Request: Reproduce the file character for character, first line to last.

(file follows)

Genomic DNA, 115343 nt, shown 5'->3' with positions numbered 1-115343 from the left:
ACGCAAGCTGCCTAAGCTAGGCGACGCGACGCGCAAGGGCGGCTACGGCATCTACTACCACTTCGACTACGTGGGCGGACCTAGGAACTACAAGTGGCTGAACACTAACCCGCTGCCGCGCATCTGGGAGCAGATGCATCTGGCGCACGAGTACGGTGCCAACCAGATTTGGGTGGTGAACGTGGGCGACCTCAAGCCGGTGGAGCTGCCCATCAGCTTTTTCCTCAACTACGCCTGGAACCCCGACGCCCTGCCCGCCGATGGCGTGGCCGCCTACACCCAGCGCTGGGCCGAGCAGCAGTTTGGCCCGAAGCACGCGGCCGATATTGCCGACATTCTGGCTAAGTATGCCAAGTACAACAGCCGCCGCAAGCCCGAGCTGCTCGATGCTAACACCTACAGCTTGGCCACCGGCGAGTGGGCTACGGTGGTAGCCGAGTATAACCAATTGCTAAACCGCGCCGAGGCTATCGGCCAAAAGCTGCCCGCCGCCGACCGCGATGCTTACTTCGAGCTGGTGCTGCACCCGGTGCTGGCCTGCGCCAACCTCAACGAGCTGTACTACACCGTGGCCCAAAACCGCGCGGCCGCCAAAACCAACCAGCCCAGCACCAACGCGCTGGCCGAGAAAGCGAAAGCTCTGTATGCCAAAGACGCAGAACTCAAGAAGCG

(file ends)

Genomic DNA, 115343 nt, shown 5'->3' with positions numbered 1-115343 from the left:
ACGCAAGCTGCCTAAGCTAGGCGACGCGACGCGCAAGGGCGGCTACGGCATCTACTACCACTTCGACTACGTGGGCGGACCTAGGAACTACAAGTGGCTGAACACTAACCCGCTGCCGCGCATCTGGGAGCAGATGCATCTGGCGCACGAGTACGGTGCCAACCAGATTTGGGTGGTGAACGTGGGCGACCTCAAGCCGGTGGAGCTGCCCATCAGCTTTTTCCTCAACTACGCCTGGAACCCCGACGCCCTGCCCGCCGATGGCGTGGCCGCCTACACCCAGCGCTGGGCCGAGCAGCAGTTTGGCCCGAAGCACGCGGCCGATATTGCCGACATTCTGGCTAAGTATGCCAAGTACAACAGCCGCCGCAAGCCCGAGCTGCTCGATGCTAACACCTACAGCTTGGCCACCGGCGAGTGGGCTACGGTGGTAGCCGAGTATAACCAATTGCTAAACCGCGCCGAGGCTATCGGCCAAAAGCTGCCCGCCGCCGACCGCGATGCTTACTTCGAGCTGGTGCTGCACCCGGTGCTGGCCTGCGCCAACCTCAACGAGCTGTACTACACCGTGGCCCAAAACCGCGCGGCCGCCAAAACCAACCAGCCCAGCACCAACGCGCTGGCCGAGAAAGCGAAAGCTCTGTATGCCAAAGACGCAGAACTCAAGAAGCG